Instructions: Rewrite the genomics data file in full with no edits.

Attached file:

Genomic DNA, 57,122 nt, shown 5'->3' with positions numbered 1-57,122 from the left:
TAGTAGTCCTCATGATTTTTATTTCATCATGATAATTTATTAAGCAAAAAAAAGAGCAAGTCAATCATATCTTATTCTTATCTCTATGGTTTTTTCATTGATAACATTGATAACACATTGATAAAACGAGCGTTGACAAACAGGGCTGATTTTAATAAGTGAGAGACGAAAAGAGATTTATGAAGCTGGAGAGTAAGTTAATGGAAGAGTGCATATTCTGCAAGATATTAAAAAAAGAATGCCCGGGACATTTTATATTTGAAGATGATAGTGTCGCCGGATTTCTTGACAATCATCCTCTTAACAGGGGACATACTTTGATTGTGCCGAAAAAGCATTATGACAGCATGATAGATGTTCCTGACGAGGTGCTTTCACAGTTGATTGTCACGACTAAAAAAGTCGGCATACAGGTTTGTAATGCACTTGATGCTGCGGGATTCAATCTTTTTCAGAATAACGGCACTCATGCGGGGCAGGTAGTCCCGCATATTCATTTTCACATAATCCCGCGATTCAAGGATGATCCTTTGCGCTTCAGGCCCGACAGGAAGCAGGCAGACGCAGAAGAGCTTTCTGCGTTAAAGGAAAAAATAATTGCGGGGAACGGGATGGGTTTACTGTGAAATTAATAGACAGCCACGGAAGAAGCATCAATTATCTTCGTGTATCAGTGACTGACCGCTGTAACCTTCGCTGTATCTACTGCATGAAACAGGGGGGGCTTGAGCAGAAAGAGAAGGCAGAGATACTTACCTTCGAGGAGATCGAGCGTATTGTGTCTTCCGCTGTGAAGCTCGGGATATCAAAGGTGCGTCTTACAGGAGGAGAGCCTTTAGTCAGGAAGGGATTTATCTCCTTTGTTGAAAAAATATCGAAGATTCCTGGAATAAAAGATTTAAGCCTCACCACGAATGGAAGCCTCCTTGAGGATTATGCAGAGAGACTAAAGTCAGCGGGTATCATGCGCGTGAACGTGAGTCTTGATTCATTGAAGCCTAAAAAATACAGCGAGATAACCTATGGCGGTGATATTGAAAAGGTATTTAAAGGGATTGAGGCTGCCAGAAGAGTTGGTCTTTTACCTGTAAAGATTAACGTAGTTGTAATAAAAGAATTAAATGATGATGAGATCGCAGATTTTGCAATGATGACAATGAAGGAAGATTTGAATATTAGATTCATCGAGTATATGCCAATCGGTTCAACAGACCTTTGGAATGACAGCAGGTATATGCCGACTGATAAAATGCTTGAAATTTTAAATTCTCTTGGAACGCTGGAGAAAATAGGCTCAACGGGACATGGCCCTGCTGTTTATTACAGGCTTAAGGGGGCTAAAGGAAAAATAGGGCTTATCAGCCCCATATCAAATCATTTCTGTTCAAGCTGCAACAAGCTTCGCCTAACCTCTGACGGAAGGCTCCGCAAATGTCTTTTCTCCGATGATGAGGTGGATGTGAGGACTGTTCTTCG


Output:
Genomic DNA, 57,122 nt, shown 5'->3' with positions numbered 1-57,122 from the left:
TAGTAGTCCTCATGATTTTTATTTCATCATGATAATTTATTAAGCAAAAAAAAGAGCAAGTCAATCATATCTTATTCTTATCTCTATGGTTTTTTCATTGATAACATTGATAACACATTGATAAAACGAGCGTTGACAAACAGGGCTGATTTTAATAAGTGAGAGACGAAAAGAGATTTATGAAGCTGGAGAGTAAGTTAATGGAAGAGTGCATATTCTGCAAGATATTAAAAAAAGAATGCCCGGGACATTTTATATTTGAAGATGATAGTGTCGCCGGATTTCTTGACAATCATCCTCTTAACAGGGGACATACTTTGATTGTGCCGAAAAAGCATTATGACAGCATGATAGATGTTCCTGACGAGGTGCTTTCACAGTTGATTGTCACGACTAAAAAAGTCGGCATACAGGTTTGTAATGCACTTGATGCTGCGGGATTCAATCTTTTTCAGAATAACGGCACTCATGCGGGGCAGGTAGTCCCGCATATTCATTTTCACATAATCCCGCGATTCAAGGATGATCCTTTGCGCTTCAGGCCCGACAGGAAGCAGGCAGACGCAGAAGAGCTTTCTGCGTTAAAGGAAAAAATAATTGCGGGGAACGGGATGGGTTTACTGTGAAATTAATAGACAGCCACGGAAGAAGCATCAATTATCTTCGTGTATCAGTGACTGACCGCTGTAACCTTCGCTGTATCTACTGCATGAAACAGGGGGGGCTTGAGCAGAAAGAGAAGGCAGAGATACTTACCTTCGAGGAGATCGAGCGTATTGTGTCTTCCGCTGTGAAGCTCGGGATATCAAAGGTGCGTCTTACAGGAGGAGAGCCTTTAGTCAGGAAGGGATTTATCTCCTTTGTTGAAAAAATATCGAAGATTCCTGGAATAAAAGATTTAAGCCTCACCACGAATGGAAGCCTCCTTGAGGATTATGCAGAGAGACTAAAGTCAGCGGGTATCATGCGCGTGAACGTGAGTCTTGATTCATTGAAGCCTAAAAAATACAGCGAGATAACCTATGGCGGTGATATTGAAAAGGTATTTAAAGGGATTGAGGCTGCCAGAAGAGTTGGTCTTTTACCTGTAAAGATTAACGTAGTTGTAATAAAAGAATTAAATGATGATGAGATCGCAGATTTTGCAATGATGACAATGAAGGAAGATTTGAATATTAGATTCATCGAGTATATGCCAATCGGTTCAACAGACCTTTGGAATGACAGCAGGTATATGCCGACTGATAAAATGCTTGAAATTTTAAATTCTCTTGGAACGCTGGAGAAAATAGGCTCAACGGGACATGGCCCTGCTGTTTATTACAGGCTTAAGGGGGCTAAAGGAAAAATAGGGCTTATCAGCCCCATATCAAATCATTTCTGTTCAAGCTGCAACAAGCTTCGCCTAACCTCTGACGGAAGGCTCCGCAAATGTCTTTTCTCCGATGATGAGGTGGATGTGAGGACTGTTCTTCG